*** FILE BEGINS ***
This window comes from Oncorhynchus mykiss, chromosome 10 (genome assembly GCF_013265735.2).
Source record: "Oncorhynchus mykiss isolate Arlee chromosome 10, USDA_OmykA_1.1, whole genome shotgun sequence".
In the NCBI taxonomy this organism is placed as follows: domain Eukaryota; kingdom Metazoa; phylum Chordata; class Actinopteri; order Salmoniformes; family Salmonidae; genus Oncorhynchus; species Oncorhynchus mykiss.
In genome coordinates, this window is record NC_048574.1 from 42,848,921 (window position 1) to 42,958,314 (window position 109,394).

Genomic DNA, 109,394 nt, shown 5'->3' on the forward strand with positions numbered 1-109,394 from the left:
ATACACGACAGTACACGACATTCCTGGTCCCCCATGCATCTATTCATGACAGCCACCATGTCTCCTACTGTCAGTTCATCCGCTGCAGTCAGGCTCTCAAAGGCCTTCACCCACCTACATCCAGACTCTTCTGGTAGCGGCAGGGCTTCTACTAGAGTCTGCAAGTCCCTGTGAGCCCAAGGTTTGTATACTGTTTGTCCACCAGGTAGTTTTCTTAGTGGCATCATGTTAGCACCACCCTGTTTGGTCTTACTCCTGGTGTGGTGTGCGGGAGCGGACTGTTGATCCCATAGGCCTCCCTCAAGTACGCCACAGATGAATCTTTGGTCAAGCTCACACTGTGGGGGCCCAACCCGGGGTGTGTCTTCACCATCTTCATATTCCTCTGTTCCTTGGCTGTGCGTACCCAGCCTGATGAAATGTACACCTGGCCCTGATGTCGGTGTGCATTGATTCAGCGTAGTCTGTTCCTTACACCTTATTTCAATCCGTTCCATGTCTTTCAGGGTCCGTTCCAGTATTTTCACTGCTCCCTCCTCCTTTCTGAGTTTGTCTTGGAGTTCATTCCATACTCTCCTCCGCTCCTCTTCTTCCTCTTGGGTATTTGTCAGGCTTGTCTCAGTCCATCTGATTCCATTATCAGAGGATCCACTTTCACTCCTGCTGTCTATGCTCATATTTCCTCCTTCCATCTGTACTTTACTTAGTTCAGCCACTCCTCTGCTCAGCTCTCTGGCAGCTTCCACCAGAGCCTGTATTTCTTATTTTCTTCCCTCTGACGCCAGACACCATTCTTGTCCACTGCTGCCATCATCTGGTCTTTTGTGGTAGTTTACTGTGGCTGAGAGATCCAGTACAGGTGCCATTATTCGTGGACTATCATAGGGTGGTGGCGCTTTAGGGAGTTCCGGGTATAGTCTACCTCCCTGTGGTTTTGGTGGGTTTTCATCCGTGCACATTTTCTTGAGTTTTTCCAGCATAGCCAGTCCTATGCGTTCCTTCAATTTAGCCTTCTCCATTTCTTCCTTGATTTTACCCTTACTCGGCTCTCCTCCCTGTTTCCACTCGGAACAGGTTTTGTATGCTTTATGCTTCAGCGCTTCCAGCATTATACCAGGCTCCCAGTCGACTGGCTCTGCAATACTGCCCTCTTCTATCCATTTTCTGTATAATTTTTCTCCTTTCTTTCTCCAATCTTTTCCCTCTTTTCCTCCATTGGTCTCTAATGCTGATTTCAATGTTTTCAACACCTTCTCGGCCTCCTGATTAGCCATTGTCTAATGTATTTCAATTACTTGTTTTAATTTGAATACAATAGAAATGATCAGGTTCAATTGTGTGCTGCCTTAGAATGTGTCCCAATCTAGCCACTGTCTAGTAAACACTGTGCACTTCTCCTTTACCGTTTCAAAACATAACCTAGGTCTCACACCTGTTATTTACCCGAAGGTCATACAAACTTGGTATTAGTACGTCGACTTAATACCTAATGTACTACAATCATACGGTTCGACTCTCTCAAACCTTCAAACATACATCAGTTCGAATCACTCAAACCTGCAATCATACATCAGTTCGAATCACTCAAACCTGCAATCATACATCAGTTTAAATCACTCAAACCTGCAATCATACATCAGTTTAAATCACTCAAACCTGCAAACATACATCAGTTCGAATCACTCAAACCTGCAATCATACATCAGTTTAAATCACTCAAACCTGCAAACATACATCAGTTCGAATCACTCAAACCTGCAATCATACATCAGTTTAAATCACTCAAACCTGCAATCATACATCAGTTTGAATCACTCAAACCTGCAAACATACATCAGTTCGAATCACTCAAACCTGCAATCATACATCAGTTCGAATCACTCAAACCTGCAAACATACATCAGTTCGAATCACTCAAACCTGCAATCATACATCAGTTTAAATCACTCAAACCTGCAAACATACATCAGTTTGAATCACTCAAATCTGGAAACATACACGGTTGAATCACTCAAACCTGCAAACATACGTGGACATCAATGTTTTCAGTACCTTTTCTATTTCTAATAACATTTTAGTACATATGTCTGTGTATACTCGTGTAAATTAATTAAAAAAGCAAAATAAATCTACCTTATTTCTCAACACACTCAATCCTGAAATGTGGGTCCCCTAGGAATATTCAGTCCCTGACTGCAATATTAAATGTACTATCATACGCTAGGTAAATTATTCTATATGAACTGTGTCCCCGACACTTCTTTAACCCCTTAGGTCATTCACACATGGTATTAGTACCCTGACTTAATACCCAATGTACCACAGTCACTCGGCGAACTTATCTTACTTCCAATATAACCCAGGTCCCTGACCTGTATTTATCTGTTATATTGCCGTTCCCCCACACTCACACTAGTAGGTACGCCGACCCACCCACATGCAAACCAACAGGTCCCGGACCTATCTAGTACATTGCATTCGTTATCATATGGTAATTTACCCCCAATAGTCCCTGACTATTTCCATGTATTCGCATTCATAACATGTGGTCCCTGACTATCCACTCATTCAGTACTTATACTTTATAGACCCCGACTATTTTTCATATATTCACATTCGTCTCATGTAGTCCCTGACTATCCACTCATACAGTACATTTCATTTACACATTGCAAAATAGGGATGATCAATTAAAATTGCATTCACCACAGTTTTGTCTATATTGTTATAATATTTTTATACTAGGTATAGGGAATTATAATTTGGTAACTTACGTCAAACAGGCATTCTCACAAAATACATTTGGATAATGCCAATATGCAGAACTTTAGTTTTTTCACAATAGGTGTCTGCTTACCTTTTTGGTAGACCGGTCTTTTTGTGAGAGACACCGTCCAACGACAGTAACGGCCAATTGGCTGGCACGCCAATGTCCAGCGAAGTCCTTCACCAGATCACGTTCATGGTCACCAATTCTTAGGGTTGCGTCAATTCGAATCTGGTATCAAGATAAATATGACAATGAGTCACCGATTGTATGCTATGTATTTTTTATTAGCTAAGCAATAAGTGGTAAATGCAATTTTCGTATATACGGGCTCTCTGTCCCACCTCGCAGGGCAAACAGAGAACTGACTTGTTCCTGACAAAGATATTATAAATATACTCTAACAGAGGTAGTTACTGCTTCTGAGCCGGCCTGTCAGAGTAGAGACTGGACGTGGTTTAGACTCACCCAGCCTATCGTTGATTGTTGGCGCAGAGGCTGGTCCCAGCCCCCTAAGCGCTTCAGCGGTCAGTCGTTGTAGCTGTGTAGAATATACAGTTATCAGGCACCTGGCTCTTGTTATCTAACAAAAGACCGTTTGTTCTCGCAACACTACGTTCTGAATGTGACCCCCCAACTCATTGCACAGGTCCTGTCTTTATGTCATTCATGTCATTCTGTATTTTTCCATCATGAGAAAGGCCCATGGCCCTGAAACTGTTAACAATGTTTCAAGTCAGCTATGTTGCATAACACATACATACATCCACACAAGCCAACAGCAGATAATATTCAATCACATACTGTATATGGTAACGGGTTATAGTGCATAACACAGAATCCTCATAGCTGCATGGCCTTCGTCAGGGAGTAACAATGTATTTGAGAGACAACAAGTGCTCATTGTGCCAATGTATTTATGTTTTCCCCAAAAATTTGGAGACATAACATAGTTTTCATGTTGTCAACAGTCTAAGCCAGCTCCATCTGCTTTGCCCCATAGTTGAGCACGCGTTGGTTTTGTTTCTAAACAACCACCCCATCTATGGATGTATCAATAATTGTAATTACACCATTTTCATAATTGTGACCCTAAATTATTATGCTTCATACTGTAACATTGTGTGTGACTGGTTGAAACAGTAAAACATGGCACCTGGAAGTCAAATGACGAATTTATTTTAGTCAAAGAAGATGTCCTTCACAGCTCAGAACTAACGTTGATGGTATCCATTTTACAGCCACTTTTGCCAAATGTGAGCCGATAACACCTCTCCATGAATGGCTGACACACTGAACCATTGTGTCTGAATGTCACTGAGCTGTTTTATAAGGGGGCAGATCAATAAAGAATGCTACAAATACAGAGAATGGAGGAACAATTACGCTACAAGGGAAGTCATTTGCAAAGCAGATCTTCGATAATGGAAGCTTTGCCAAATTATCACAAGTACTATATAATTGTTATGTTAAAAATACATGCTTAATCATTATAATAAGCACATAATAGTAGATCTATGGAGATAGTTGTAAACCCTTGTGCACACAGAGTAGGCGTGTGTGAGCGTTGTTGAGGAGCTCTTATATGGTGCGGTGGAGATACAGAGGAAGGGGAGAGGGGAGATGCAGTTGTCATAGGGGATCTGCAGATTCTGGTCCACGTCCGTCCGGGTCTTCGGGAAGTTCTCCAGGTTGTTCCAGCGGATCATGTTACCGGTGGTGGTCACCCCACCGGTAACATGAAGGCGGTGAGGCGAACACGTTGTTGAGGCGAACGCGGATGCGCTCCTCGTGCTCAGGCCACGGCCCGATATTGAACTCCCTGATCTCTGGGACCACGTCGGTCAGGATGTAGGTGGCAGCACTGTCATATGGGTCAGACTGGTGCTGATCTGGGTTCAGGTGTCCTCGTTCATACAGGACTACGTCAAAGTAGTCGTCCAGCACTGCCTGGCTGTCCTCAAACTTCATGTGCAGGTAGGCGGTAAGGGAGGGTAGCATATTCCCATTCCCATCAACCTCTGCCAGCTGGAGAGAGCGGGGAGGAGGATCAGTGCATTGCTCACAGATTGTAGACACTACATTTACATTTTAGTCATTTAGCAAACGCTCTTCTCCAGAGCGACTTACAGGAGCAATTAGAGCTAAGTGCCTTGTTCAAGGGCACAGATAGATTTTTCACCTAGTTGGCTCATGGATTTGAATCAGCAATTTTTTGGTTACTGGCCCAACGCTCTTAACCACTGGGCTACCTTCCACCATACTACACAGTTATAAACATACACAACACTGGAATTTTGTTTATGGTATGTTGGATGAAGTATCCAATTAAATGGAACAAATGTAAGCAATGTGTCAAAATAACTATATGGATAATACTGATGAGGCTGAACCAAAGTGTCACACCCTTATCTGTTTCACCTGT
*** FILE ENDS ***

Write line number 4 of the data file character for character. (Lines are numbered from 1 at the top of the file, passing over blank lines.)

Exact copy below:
In genome coordinates, this window is record NC_048574.1 from 42,848,921 (window position 1) to 42,958,314 (window position 109,394).